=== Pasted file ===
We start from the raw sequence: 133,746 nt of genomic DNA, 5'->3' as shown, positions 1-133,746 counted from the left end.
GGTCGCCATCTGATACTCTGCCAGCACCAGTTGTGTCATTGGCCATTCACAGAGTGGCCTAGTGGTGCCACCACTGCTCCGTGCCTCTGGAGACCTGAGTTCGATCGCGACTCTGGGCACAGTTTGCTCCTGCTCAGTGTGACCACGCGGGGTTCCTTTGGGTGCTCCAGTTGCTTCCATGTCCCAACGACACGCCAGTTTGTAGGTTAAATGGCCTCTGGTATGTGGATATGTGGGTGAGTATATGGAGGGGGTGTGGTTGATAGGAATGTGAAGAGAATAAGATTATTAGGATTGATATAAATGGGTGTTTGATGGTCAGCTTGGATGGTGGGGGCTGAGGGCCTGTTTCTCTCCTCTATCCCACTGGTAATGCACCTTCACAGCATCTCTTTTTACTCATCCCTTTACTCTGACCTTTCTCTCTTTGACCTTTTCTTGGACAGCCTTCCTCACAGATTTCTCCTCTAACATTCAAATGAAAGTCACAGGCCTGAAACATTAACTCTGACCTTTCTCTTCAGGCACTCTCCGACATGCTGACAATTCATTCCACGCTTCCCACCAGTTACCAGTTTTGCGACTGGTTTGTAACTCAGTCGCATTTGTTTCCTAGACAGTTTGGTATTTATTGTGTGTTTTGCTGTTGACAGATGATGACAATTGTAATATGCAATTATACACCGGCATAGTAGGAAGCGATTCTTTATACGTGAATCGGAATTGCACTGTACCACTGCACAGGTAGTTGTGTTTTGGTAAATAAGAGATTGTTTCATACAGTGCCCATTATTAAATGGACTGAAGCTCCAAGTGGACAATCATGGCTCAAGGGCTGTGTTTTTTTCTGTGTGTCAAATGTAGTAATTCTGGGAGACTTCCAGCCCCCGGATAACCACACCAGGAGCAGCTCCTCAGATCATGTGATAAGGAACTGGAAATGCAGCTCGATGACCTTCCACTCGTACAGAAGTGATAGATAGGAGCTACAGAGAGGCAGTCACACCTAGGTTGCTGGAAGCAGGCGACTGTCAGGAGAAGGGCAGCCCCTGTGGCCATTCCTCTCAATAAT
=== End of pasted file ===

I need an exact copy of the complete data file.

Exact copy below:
We start from the raw sequence: 133,746 nt of genomic DNA, 5'->3' as shown, positions 1-133,746 counted from the left end.
GGTCGCCATCTGATACTCTGCCAGCACCAGTTGTGTCATTGGCCATTCACAGAGTGGCCTAGTGGTGCCACCACTGCTCCGTGCCTCTGGAGACCTGAGTTCGATCGCGACTCTGGGCACAGTTTGCTCCTGCTCAGTGTGACCACGCGGGGTTCCTTTGGGTGCTCCAGTTGCTTCCATGTCCCAACGACACGCCAGTTTGTAGGTTAAATGGCCTCTGGTATGTGGATATGTGGGTGAGTATATGGAGGGGGTGTGGTTGATAGGAATGTGAAGAGAATAAGATTATTAGGATTGATATAAATGGGTGTTTGATGGTCAGCTTGGATGGTGGGGGCTGAGGGCCTGTTTCTCTCCTCTATCCCACTGGTAATGCACCTTCACAGCATCTCTTTTTACTCATCCCTTTACTCTGACCTTTCTCTCTTTGACCTTTTCTTGGACAGCCTTCCTCACAGATTTCTCCTCTAACATTCAAATGAAAGTCACAGGCCTGAAACATTAACTCTGACCTTTCTCTTCAGGCACTCTCCGACATGCTGACAATTCATTCCACGCTTCCCACCAGTTACCAGTTTTGCGACTGGTTTGTAACTCAGTCGCATTTGTTTCCTAGACAGTTTGGTATTTATTGTGTGTTTTGCTGTTGACAGATGATGACAATTGTAATATGCAATTATACACCGGCATAGTAGGAAGCGATTCTTTATACGTGAATCGGAATTGCACTGTACCACTGCACAGGTAGTTGTGTTTTGGTAAATAAGAGATTGTTTCATACAGTGCCCATTATTAAATGGACTGAAGCTCCAAGTGGACAATCATGGCTCAAGGGCTGTGTTTTTTTCTGTGTGTCAAATGTAGTAATTCTGGGAGACTTCCAGCCCCCGGATAACCACACCAGGAGCAGCTCCTCAGATCATGTGATAAGGAACTGGAAATGCAGCTCGATGACCTTCCACTCGTACAGAAGTGATAGATAGGAGCTACAGAGAGGCAGTCACACCTAGGTTGCTGGAAGCAGGCGACTGTCAGGAGAAGGGCAGCCCCTGTGGCCATTCCTCTCAATAAT